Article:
|Wed Nov 3 2010 10:36:43|
Why Former eBay CEO Meg Whitman Lost Her Bid for Governor
By: Ina Steiner
After a decade running eBay, Meg Whitman stepped down as President and CEO two years ago and threw her hat in the ring for governor of California. For what seems like an eternity to Californians who suffered through political ads funded by her personal fortune, the race was decided by voters on Tuesday - Republican Whitman lost to Democrat Jerry Brown by a wide margin.
The odds had been in Whitman's favor:
- while normally experience might matter, the country was in an anti-incumbent mood. Brown had been in politics for decades and had previously been governor of the state;
- the Tea Party movement favored fiscal conservatives as Whitman proposed to be;
- and, of course, the money. Whitman spent north of $160 million (about $142 million of her own) on consultants and advertising. One columnist said he was captive on the train as he went to work yesterday as two campaign workers went from car to car giving a pro-Meg/anti-Jerry pep talk on the morning of the election.
The LA Times said Jerry's legendary quirkiness worked in his favor, and said of Whitman, she "often relied on well-lighted sets and memorized lines, as if campaigning on a sound stage. In the end, a candidate who had been around the block for 40 years came off as a more authentic alternative than a newcomer with all the resources Whitman could command."
One of the questions voters had to answer was whether a business leader could transfer her skills to running a state government. Aside from the politics of Republican versus Democrat, conservative versus liberal, I think it's interesting to ponder whether Meg's experience at eBay would have helped her run the state of California.
While there is skill involved in growing even a wildly successful company like eBay, it's a different problem that California is facing - eBay was certainly not a financially troubled corporation. I don't think her experience as a business leader hurt her chances, but I don't think she was able to make the case that running eBay would help her get the state out of its financial crisis.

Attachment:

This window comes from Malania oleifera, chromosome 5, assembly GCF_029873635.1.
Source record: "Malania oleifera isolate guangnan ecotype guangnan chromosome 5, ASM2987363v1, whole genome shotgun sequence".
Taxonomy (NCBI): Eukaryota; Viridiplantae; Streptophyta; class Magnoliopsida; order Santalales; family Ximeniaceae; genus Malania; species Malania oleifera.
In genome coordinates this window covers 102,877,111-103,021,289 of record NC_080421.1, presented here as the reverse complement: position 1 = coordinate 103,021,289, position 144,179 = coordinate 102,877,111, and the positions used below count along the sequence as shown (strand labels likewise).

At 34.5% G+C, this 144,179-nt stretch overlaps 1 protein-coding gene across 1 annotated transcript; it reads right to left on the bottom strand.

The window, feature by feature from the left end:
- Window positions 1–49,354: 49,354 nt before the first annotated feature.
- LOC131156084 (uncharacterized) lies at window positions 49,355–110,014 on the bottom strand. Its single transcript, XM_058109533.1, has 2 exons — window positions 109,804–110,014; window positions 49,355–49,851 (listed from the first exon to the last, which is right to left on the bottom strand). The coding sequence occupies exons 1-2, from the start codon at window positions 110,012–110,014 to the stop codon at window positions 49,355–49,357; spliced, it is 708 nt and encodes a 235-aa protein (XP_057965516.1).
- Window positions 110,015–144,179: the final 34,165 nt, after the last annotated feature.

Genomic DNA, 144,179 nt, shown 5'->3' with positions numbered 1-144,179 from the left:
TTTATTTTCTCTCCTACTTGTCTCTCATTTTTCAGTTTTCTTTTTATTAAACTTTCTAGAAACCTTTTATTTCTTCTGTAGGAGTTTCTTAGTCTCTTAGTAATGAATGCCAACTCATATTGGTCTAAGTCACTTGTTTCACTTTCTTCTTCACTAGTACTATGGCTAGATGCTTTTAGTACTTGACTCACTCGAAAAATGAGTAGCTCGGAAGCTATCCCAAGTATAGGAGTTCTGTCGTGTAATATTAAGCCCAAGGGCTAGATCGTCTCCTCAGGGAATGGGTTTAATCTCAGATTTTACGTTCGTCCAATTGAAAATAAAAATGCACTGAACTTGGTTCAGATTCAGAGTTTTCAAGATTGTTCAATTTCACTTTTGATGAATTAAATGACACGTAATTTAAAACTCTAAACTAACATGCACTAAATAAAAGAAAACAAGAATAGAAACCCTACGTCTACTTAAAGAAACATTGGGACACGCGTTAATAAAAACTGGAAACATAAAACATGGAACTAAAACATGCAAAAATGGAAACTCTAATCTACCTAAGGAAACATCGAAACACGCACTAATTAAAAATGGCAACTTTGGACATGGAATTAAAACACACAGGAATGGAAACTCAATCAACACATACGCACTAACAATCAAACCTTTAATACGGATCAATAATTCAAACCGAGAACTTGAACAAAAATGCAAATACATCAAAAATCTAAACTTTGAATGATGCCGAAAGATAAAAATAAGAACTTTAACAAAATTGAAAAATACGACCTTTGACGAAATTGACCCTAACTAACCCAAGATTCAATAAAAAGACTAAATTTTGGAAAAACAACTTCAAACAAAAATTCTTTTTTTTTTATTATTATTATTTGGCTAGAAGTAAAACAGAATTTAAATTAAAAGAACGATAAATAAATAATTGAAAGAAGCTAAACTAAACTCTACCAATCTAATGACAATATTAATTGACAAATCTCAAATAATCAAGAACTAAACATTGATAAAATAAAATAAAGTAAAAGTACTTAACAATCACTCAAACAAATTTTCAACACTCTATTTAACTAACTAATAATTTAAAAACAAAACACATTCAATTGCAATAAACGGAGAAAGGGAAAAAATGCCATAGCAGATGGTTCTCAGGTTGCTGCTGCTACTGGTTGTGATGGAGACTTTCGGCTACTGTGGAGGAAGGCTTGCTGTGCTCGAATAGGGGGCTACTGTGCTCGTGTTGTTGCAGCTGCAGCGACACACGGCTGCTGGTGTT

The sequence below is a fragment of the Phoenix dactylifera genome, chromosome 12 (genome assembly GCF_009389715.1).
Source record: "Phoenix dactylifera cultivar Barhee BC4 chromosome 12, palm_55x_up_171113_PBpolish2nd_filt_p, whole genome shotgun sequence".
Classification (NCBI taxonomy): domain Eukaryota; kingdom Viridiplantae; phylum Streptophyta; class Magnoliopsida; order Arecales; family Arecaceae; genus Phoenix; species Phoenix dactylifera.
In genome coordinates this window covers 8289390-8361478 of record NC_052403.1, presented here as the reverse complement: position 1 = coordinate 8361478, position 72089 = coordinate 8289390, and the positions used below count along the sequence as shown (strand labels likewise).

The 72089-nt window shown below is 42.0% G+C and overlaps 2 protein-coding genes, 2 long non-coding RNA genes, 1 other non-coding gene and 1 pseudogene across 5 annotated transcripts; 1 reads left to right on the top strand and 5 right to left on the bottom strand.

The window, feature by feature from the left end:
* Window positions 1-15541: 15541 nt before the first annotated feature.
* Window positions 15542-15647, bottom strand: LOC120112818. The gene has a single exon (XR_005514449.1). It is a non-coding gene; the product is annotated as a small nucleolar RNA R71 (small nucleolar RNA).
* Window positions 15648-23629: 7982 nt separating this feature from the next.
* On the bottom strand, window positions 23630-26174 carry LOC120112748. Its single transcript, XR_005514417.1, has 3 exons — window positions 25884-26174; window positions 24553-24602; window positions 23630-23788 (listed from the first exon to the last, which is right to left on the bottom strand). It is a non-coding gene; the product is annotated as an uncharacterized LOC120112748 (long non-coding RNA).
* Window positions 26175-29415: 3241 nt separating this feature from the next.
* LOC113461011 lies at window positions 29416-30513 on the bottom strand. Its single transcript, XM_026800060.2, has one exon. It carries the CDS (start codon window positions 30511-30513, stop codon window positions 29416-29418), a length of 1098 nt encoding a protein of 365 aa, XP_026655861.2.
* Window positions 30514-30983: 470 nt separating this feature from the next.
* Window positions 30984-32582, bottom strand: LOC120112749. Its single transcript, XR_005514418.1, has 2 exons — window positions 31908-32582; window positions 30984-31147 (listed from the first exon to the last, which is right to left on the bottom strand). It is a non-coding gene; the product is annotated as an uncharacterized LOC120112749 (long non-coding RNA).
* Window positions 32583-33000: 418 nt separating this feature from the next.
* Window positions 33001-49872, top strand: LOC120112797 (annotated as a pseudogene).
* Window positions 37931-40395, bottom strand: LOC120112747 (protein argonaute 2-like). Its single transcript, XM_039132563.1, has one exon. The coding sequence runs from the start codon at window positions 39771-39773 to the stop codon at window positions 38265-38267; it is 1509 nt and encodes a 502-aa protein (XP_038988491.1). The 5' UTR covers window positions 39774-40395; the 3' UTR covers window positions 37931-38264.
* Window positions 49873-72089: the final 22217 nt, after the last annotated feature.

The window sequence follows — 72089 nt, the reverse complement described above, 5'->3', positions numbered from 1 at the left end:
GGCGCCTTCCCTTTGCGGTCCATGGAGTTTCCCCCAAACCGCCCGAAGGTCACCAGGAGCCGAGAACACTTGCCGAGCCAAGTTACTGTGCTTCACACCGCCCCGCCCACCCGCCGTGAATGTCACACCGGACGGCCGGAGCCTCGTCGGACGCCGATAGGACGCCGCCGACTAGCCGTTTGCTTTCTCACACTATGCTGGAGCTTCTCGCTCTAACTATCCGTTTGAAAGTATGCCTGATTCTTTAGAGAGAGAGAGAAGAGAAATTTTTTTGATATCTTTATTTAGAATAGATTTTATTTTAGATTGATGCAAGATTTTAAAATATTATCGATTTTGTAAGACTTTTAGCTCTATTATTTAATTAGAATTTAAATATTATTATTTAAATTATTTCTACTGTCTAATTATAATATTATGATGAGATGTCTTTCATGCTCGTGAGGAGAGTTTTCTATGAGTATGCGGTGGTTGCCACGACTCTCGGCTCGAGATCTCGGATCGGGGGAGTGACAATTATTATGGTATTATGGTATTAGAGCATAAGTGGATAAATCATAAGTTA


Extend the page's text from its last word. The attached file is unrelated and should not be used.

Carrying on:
Whitman's inability to go off-script during the campaign made it appear she only had a superficial understanding of the challenges facing California. Add to that her lack of voting record, exorbitant campaign spending and finally, Nanny-gate, and it gave her all the trappings of a candidate that appeared to have a sense of entitlement to the Governor's office, and disconnected from the average voter.
Finally, Meg just plain overexposed herself to California voters. I came across a YouTube video that showed Giants fans in the final Game of the World Series booing Meg when her ad came on the monitor. Jerry Brown explained it when he told reporters yesterday, "You gotta remember, name recognition is good, but name repetition and the repetition of ads can be very debilitating, and I think that’s a lesson I learned a long time ago."
Meg is not someone who gives up, and her friends Mitt Romney, John McCain and George W Bush have awoken an ambition in her that likely includes 1600 Pennsylvania Avenue. Don't count on Meg to walk away from politics.